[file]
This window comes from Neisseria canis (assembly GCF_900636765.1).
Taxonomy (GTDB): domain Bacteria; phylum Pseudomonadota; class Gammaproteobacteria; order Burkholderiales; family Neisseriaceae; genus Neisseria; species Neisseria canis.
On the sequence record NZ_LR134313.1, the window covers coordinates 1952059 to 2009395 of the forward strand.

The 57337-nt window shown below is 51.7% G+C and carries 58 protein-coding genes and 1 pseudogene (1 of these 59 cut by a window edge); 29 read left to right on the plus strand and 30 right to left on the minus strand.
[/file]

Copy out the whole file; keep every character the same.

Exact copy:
This window comes from Neisseria canis (assembly GCF_900636765.1).
Taxonomy (GTDB): domain Bacteria; phylum Pseudomonadota; class Gammaproteobacteria; order Burkholderiales; family Neisseriaceae; genus Neisseria; species Neisseria canis.
On the sequence record NZ_LR134313.1, the window covers coordinates 1952059 to 2009395 of the forward strand.

The 57337-nt window shown below is 51.7% G+C and carries 58 protein-coding genes and 1 pseudogene (1 of these 59 cut by a window edge); 29 read left to right on the plus strand and 30 right to left on the minus strand.